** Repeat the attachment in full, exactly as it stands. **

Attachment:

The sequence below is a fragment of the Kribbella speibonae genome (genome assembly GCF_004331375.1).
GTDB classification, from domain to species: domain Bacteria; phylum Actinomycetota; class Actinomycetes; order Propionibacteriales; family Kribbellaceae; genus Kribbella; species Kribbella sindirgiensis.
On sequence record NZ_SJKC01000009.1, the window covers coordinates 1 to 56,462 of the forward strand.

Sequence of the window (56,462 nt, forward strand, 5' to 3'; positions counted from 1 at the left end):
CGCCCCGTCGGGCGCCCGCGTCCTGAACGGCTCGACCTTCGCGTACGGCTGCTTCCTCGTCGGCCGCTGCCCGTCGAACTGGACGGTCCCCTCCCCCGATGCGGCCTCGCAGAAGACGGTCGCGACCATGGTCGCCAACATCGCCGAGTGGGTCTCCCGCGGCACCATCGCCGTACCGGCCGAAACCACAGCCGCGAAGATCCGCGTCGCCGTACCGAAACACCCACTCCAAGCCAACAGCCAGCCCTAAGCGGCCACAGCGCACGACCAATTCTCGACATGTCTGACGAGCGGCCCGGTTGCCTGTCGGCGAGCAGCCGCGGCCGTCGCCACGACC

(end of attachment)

The sequence below is a fragment of the Kribbella speibonae genome (genome assembly GCF_004331375.1).
GTDB classification, from domain to species: domain Bacteria; phylum Actinomycetota; class Actinomycetes; order Propionibacteriales; family Kribbellaceae; genus Kribbella; species Kribbella sindirgiensis.
On sequence record NZ_SJKC01000009.1, the window covers coordinates 1 to 56,462 of the forward strand.

Sequence of the window (56,462 nt, forward strand, 5' to 3'; positions counted from 1 at the left end):
CGCCCCGTCGGGCGCCCGCGTCCTGAACGGCTCGACCTTCGCGTACGGCTGCTTCCTCGTCGGCCGCTGCCCGTCGAACTGGACGGTCCCCTCCCCCGATGCGGCCTCGCAGAAGACGGTCGCGACCATGGTCGCCAACATCGCCGAGTGGGTCTCCCGCGGCACCATCGCCGTACCGGCCGAAACCACAGCCGCGAAGATCCGCGTCGCCGTACCGAAACACCCACTCCAAGCCAACAGCCAGCCCTAAGCGGCCACAGCGCACGACCAATTCTCGACATGTCTGACGAGCGGCCCGGTTGCCTGTCGGCGAGCAGCCGCGGCCGTCGCCACGACC